Renegade artificial intelligences, big brother security states, cars trying to kill us -- it's not like we weren't warned. But, true to form, like some Frankensteinian dupe from the cheesiest of sci-fi/horror flicks, we just had to build it anyway. Was it hubris? Blind devotion to the gods of gadgetry? Or did we just figure that the fallout would be somebody else's problem?
The Internet of Things: Trillions of everyday objects exchanging data, everywhere, all the time, with only the most basic human oversight. It's already arrived in devices, sensors, controllers, big data tools and cloud infrastructure, but that's just the tip of the iceberg.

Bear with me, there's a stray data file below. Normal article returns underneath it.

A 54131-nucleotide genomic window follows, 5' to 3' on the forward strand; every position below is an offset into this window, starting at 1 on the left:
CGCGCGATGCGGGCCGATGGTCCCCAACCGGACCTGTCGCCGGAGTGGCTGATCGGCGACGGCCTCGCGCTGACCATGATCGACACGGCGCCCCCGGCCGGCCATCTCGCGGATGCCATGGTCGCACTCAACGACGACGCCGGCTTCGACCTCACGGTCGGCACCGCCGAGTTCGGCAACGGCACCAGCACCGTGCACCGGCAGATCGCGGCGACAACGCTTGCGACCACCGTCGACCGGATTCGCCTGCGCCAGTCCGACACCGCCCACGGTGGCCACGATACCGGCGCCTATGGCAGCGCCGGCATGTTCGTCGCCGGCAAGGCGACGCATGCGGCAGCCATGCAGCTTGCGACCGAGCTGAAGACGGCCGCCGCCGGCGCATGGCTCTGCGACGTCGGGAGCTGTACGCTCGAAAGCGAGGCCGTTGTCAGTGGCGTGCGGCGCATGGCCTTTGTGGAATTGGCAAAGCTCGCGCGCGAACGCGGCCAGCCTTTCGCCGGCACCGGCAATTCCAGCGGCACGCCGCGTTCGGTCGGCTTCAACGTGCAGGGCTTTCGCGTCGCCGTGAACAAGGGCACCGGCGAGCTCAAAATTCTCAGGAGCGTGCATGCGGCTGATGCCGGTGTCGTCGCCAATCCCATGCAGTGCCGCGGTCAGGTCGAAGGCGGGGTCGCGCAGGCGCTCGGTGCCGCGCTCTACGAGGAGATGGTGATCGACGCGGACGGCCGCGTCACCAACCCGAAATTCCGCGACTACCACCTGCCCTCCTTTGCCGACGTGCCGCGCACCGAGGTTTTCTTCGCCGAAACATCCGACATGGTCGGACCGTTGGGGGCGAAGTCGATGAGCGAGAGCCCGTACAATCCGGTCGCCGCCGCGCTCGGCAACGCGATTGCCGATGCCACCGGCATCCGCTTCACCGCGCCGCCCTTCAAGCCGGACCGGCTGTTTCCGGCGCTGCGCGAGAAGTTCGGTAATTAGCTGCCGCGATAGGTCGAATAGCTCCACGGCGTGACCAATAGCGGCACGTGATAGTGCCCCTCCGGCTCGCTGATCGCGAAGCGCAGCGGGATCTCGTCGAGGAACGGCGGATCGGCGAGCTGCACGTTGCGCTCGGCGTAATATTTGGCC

"Today less than 1 percent of things in the physical world are connected," says Cisco chief futurist Dave Evans in an explanatory video. Tomorrow, an online world stretching from your kitchen blender to the factory floor to the satellites overhead will open security vulnerabilities on an unprecedented scale and grant systemic malfunctions extraordinary -- and terrifying -- reach.
It seemed like a good idea at the time.
Well, the check's just come due, metaphorically speaking, and you're still making payments on that all-singing, all-dancing washer and dryer. The good news? Making that payment schedule is about to become the least of your worries. The bad news? Well, that's what this article is about.